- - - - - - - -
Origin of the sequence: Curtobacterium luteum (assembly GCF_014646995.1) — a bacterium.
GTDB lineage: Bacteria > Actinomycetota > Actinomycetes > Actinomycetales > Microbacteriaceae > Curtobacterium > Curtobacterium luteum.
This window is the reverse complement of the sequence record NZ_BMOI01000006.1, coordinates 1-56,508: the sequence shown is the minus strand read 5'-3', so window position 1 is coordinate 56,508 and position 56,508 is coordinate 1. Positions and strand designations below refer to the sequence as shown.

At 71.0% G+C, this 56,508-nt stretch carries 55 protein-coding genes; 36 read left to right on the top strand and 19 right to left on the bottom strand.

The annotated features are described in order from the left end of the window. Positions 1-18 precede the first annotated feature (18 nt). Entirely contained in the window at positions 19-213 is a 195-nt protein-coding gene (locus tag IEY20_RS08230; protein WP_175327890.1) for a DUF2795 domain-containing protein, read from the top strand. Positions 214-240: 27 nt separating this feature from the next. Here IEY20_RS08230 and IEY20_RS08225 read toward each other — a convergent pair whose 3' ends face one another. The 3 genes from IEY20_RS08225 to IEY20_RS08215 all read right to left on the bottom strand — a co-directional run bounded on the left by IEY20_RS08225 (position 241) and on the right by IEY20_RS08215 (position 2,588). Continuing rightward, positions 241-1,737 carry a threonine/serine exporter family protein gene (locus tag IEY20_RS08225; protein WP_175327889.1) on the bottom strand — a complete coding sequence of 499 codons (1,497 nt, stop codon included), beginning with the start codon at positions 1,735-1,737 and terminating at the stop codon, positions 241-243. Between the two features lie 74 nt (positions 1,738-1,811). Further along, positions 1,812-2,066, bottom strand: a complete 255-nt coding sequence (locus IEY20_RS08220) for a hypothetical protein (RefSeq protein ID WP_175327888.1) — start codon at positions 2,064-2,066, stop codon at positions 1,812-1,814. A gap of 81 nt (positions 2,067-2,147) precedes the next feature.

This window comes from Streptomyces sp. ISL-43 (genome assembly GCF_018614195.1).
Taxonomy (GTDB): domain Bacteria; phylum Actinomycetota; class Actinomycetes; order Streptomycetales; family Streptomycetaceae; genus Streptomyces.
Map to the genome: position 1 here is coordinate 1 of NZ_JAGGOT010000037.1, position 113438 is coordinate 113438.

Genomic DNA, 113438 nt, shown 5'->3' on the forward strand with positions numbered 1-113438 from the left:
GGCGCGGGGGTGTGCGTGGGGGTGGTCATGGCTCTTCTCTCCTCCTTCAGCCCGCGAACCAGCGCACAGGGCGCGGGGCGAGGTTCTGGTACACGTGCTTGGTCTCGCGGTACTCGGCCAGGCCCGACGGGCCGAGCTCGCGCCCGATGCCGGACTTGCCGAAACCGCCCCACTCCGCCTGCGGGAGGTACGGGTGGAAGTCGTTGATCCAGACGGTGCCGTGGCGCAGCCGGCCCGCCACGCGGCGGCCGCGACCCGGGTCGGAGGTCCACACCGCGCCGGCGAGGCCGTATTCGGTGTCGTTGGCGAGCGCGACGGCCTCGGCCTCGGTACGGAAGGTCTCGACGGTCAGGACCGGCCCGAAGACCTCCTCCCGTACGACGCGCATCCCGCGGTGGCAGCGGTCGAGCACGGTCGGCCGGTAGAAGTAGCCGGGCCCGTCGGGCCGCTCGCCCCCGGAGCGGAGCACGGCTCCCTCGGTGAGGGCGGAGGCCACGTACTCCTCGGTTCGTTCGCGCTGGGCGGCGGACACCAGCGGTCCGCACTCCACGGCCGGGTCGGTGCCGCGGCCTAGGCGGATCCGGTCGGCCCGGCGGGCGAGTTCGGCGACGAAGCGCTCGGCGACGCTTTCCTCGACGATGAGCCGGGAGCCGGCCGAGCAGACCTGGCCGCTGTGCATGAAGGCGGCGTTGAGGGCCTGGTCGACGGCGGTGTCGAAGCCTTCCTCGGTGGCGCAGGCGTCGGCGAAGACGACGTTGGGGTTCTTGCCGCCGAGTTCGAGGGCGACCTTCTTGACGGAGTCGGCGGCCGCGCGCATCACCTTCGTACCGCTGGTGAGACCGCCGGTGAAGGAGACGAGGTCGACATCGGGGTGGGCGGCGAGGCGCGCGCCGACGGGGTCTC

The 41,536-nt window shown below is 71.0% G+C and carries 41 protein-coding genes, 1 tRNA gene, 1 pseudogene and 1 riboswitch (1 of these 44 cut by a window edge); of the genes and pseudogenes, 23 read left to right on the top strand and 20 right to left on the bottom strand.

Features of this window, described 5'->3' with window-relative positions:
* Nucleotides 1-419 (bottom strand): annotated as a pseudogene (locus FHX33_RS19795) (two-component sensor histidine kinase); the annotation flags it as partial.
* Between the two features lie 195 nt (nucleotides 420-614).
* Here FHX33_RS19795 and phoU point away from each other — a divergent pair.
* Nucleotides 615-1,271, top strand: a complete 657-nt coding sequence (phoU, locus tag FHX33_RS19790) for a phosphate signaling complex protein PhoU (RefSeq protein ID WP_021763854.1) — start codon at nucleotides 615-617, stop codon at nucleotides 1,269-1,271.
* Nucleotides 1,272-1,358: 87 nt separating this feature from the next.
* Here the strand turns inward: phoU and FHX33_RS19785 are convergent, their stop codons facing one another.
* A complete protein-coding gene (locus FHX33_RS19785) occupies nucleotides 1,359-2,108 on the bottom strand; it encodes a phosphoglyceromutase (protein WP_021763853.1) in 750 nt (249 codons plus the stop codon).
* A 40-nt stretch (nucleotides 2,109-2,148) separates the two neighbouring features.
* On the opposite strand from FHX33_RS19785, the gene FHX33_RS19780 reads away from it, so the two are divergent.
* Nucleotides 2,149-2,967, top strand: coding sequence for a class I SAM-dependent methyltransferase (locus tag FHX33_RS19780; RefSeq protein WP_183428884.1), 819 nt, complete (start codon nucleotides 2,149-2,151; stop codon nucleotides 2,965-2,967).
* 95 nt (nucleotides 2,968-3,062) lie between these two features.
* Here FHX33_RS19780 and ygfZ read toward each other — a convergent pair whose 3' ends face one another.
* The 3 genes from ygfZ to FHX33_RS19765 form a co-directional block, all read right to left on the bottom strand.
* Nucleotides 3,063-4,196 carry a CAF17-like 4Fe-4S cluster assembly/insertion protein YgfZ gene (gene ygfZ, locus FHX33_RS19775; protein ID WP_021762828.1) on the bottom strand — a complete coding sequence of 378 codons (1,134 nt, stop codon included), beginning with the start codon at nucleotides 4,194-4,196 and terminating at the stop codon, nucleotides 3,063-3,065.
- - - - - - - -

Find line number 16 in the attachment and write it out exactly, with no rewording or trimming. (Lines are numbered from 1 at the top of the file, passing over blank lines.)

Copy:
* Nucleotides 615-1,271, top strand: a complete 657-nt coding sequence (phoU, locus tag FHX33_RS19790) for a phosphate signaling complex protein PhoU (RefSeq protein ID WP_021763854.1) — start codon at nucleotides 615-617, stop codon at nucleotides 1,269-1,271.